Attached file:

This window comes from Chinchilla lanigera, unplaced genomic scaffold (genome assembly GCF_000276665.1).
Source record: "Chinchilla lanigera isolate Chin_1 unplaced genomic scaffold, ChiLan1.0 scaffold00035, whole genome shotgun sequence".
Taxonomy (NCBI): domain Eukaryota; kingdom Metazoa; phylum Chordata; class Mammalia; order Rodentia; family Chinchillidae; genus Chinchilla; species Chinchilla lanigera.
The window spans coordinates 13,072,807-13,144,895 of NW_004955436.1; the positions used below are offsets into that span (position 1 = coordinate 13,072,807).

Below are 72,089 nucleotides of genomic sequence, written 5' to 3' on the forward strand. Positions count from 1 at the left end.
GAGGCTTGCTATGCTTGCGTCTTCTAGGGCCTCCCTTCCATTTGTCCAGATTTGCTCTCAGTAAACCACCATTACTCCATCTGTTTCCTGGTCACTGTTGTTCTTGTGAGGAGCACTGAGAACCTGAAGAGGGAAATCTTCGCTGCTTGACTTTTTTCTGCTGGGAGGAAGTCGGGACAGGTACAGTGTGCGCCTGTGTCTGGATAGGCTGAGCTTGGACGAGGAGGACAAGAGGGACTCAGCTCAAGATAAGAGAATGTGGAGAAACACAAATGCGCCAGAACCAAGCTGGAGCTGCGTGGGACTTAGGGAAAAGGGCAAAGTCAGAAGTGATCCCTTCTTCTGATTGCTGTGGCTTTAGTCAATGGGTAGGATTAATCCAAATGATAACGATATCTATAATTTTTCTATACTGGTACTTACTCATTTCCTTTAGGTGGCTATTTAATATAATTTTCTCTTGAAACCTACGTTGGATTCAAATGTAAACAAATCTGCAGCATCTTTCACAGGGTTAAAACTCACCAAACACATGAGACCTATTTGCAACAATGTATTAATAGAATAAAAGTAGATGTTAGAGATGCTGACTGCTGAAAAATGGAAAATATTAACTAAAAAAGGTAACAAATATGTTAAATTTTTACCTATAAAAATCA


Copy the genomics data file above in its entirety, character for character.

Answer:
This window comes from Chinchilla lanigera, unplaced genomic scaffold (genome assembly GCF_000276665.1).
Source record: "Chinchilla lanigera isolate Chin_1 unplaced genomic scaffold, ChiLan1.0 scaffold00035, whole genome shotgun sequence".
Taxonomy (NCBI): domain Eukaryota; kingdom Metazoa; phylum Chordata; class Mammalia; order Rodentia; family Chinchillidae; genus Chinchilla; species Chinchilla lanigera.
The window spans coordinates 13,072,807-13,144,895 of NW_004955436.1; the positions used below are offsets into that span (position 1 = coordinate 13,072,807).

Below are 72,089 nucleotides of genomic sequence, written 5' to 3' on the forward strand. Positions count from 1 at the left end.
GAGGCTTGCTATGCTTGCGTCTTCTAGGGCCTCCCTTCCATTTGTCCAGATTTGCTCTCAGTAAACCACCATTACTCCATCTGTTTCCTGGTCACTGTTGTTCTTGTGAGGAGCACTGAGAACCTGAAGAGGGAAATCTTCGCTGCTTGACTTTTTTCTGCTGGGAGGAAGTCGGGACAGGTACAGTGTGCGCCTGTGTCTGGATAGGCTGAGCTTGGACGAGGAGGACAAGAGGGACTCAGCTCAAGATAAGAGAATGTGGAGAAACACAAATGCGCCAGAACCAAGCTGGAGCTGCGTGGGACTTAGGGAAAAGGGCAAAGTCAGAAGTGATCCCTTCTTCTGATTGCTGTGGCTTTAGTCAATGGGTAGGATTAATCCAAATGATAACGATATCTATAATTTTTCTATACTGGTACTTACTCATTTCCTTTAGGTGGCTATTTAATATAATTTTCTCTTGAAACCTACGTTGGATTCAAATGTAAACAAATCTGCAGCATCTTTCACAGGGTTAAAACTCACCAAACACATGAGACCTATTTGCAACAATGTATTAATAGAATAAAAGTAGATGTTAGAGATGCTGACTGCTGAAAAATGGAAAATATTAACTAAAAAAGGTAACAAATATGTTAAATTTTTACCTATAAAAATCA